Responding to media reports that South Korean internet giant Kakao plans to raise funds using an initial coin offering (ICO) abroad, the country’s financial regulator reportedly warned that the ICO could violate current cryptocurrency regulations.
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ICOs Abroad Could Still Violate Korean Laws
Kakao Corp, which operates the country’s most popular chat app, Kakao Talk, plans to raise funds through an ICO overseas as well as issue its own Kakao coin, according to local media reports.
At a press conference held at the government building in Seoul this week, the chairman of the Korean Financial Service Commission (FSC), Choi Jong-ku, described his department’s assessment of Kakao’s situation. “Although there were media reports that Kakao and Kakao Pay are planning to raise funds through ICOs abroad, financial authorities have not confirmed this fact,” the Korean Financial Daily reported. Choi emphasized, “No funding has been confirmed.”
He reiterated that “current laws [in Korea] do not prohibit ICOs from abroad,” but pointed out that “it is highly likely to violate current legislation,” the news outlet conveyed. Citing that Kakao is a major shareholder of Kakao Bank, he explained that the company’s ICO overseas “will lead to the problem of credibility of Kakao Bank.” The chairman was further quoted by No Cut News saying:
Even if there is no prohibition on virtual currency, there is a possibility that it may be regarded as…[similar to] fraud or multi-level sales according to the issuance method…Since the risk is very high in terms of investor protection, the government has a negative stance on the ICO.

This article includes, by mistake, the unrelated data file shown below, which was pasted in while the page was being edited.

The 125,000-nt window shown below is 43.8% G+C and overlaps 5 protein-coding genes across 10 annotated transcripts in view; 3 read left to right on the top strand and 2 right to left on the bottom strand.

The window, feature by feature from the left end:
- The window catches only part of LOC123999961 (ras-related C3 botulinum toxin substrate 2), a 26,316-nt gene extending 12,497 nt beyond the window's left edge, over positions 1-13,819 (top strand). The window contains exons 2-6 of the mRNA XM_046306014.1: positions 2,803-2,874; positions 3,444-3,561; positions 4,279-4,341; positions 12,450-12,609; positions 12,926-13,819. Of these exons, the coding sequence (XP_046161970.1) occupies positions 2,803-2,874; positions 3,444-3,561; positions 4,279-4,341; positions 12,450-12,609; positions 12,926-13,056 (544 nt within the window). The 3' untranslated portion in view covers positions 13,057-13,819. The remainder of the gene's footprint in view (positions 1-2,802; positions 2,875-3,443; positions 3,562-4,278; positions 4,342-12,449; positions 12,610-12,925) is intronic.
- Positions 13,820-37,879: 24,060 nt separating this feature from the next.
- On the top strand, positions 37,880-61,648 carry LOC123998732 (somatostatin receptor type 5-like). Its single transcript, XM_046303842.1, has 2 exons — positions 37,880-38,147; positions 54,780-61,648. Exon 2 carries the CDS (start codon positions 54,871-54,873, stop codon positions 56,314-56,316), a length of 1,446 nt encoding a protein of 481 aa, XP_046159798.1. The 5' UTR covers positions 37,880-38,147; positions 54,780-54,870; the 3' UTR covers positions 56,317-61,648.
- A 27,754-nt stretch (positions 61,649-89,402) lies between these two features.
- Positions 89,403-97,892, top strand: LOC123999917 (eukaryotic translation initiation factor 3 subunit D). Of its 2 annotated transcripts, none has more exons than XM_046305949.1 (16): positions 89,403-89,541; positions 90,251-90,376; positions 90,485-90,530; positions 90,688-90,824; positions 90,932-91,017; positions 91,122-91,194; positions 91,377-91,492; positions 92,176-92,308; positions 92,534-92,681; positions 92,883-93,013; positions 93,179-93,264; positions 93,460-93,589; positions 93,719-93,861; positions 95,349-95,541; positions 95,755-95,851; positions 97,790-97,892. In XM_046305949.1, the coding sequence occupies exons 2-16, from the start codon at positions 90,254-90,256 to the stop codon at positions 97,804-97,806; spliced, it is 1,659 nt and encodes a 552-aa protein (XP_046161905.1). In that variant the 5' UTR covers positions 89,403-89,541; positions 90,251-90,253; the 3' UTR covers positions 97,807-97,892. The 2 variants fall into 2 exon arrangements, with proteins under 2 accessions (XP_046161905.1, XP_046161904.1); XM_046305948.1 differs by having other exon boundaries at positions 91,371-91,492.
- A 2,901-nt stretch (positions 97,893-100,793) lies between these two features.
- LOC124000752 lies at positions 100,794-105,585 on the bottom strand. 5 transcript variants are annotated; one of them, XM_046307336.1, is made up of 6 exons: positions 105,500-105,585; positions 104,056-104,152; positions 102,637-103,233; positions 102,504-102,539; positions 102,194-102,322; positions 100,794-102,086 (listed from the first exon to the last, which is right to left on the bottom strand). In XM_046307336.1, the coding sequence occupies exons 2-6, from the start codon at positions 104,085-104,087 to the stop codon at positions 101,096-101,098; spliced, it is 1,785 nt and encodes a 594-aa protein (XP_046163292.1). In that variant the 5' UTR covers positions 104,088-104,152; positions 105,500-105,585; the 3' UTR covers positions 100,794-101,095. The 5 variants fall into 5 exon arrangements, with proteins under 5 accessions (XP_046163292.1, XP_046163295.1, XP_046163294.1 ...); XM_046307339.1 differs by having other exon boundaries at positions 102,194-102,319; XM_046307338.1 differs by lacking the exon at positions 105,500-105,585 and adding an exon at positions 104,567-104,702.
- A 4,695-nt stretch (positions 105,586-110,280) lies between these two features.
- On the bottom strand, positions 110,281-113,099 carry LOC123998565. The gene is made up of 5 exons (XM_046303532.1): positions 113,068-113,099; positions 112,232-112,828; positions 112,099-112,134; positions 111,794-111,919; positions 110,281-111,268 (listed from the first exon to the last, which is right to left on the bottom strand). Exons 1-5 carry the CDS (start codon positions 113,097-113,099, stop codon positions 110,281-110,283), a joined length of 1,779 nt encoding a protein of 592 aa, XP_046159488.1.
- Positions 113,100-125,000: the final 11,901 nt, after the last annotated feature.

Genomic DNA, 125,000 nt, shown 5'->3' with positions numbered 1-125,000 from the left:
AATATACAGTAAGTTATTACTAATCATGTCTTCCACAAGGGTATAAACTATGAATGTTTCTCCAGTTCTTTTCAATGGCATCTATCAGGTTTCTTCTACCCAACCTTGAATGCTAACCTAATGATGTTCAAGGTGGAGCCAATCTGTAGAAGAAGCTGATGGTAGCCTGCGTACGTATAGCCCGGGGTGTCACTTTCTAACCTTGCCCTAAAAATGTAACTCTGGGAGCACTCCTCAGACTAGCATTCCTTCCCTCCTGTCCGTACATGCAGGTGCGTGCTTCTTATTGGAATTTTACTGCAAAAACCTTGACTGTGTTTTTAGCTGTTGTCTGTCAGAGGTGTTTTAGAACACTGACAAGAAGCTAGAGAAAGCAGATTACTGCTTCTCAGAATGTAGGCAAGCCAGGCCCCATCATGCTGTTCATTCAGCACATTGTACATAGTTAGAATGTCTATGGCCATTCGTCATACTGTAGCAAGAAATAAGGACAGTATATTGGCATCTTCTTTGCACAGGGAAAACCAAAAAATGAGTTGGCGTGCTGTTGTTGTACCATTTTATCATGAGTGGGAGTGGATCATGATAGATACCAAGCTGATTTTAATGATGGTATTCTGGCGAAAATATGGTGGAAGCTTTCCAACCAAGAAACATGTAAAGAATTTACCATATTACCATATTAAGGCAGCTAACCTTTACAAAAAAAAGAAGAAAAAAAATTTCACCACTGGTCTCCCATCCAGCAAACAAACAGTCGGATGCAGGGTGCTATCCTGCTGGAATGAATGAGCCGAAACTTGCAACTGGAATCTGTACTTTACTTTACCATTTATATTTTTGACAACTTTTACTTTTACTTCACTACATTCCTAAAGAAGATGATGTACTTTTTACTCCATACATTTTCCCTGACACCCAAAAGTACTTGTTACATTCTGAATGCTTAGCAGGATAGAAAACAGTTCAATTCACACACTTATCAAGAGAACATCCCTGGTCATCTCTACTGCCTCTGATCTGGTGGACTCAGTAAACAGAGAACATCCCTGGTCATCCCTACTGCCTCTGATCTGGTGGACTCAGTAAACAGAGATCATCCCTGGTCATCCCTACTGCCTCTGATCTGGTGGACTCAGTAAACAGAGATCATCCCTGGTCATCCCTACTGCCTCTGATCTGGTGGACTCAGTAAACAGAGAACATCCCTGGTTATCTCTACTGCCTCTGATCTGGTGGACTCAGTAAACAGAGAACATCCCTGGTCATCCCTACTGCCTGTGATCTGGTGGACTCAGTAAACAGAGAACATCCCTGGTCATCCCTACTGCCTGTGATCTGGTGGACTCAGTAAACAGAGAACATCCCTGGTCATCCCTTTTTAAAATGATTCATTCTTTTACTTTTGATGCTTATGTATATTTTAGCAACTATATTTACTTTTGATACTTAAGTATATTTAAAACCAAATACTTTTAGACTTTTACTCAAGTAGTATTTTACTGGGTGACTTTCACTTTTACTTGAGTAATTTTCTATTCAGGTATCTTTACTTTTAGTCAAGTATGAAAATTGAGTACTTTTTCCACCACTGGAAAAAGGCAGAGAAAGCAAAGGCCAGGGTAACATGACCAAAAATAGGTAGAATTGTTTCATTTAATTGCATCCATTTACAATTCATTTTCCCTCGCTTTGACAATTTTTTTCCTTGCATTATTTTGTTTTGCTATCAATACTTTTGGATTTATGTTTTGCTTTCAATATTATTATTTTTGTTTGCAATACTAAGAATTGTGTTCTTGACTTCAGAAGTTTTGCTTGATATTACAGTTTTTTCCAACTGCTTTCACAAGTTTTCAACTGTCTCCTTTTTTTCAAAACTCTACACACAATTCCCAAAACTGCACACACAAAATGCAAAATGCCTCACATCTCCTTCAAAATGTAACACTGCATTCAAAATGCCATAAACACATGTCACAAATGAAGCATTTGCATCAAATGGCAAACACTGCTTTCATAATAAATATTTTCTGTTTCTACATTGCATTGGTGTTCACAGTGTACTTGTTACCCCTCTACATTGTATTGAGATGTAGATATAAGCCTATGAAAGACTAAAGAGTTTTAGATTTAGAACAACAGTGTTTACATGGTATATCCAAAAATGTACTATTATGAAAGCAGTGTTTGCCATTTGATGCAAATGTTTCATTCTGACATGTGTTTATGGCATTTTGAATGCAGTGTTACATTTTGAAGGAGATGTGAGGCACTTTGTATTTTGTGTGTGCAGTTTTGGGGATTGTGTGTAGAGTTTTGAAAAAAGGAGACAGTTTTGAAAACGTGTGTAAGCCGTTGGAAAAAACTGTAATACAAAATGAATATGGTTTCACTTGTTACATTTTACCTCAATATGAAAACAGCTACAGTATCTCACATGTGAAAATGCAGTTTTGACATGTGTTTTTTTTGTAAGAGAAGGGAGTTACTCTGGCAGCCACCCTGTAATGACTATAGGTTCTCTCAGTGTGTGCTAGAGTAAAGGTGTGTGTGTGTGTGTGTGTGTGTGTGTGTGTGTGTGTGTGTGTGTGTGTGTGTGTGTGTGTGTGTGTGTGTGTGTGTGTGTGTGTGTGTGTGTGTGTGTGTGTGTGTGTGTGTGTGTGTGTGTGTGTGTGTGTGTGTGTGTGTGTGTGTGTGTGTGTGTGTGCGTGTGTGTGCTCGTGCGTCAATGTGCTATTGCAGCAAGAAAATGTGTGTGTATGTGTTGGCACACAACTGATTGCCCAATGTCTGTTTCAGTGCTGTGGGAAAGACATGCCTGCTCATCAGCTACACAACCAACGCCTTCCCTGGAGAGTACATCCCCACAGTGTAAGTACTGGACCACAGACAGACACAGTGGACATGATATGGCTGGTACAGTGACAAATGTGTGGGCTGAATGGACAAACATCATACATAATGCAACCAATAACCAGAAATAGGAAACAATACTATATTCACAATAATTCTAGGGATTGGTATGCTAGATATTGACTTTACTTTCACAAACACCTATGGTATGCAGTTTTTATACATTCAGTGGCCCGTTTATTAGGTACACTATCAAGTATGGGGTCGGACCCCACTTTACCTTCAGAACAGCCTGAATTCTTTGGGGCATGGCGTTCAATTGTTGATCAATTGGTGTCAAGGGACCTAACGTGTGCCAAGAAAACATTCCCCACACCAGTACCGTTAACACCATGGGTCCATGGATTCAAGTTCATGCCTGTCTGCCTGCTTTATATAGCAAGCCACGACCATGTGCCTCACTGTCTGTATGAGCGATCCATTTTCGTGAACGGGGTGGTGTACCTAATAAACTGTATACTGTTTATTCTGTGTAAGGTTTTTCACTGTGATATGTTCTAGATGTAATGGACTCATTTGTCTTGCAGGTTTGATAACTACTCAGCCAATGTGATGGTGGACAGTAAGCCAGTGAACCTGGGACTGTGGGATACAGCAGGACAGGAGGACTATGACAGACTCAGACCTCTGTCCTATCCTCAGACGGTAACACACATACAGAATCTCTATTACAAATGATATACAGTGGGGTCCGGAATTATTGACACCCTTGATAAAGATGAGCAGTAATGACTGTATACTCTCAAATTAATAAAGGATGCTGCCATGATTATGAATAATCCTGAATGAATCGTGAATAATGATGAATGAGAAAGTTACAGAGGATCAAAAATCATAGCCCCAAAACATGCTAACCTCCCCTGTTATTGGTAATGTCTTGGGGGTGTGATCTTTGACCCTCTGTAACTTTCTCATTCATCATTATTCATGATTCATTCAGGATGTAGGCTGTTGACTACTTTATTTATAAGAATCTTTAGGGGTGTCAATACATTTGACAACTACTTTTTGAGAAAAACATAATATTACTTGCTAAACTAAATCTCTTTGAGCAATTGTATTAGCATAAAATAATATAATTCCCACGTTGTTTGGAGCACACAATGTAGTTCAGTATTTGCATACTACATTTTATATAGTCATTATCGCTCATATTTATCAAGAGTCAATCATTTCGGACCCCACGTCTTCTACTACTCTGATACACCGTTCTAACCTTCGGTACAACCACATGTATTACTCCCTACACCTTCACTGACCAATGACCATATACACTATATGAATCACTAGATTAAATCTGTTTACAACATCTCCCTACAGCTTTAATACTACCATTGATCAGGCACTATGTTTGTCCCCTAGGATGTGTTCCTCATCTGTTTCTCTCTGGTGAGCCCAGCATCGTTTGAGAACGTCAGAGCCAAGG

Kakao Says No Official Plans for ICO Yet
The Korean Economic Daily quote a Kakao official saying on Friday:
We have not yet officially released plans for the ICO…As far as the ICO of Kakao is concerned, there is nothing to be determined.
Meanwhile, the news outlet reported that a message pre-selling the Kakao coin has already been distributed through social media, which Kakao calls “an obvious fraud.”
An official of the company explained that the internet giant has been preparing for a blockchain platform business, emphasizing that “Virtual currency is inevitably required to activate the platform, but the development schedule is not yet known.”
While South Korea has already banned ICOs in the country, “there is no clear regulatory basis because the relevant legislation does not pass the National Assembly,” Sedaily detailed. “ICOs are likely to be fraudulent, multi-level…depending on the method of issuance,” Chairman Choi was quoted asserting, adding that:
In the case of ICOs in Korea, there is a problem in domestic law and there is a high risk from the perspective of protecting investors.
What do you think the Korean regulators will do if Kakao goes through with an ICO overseas? Let us know in the comments section below.
Images courtesy of Shutterstock, Korean Financial Daily, and Kakao.
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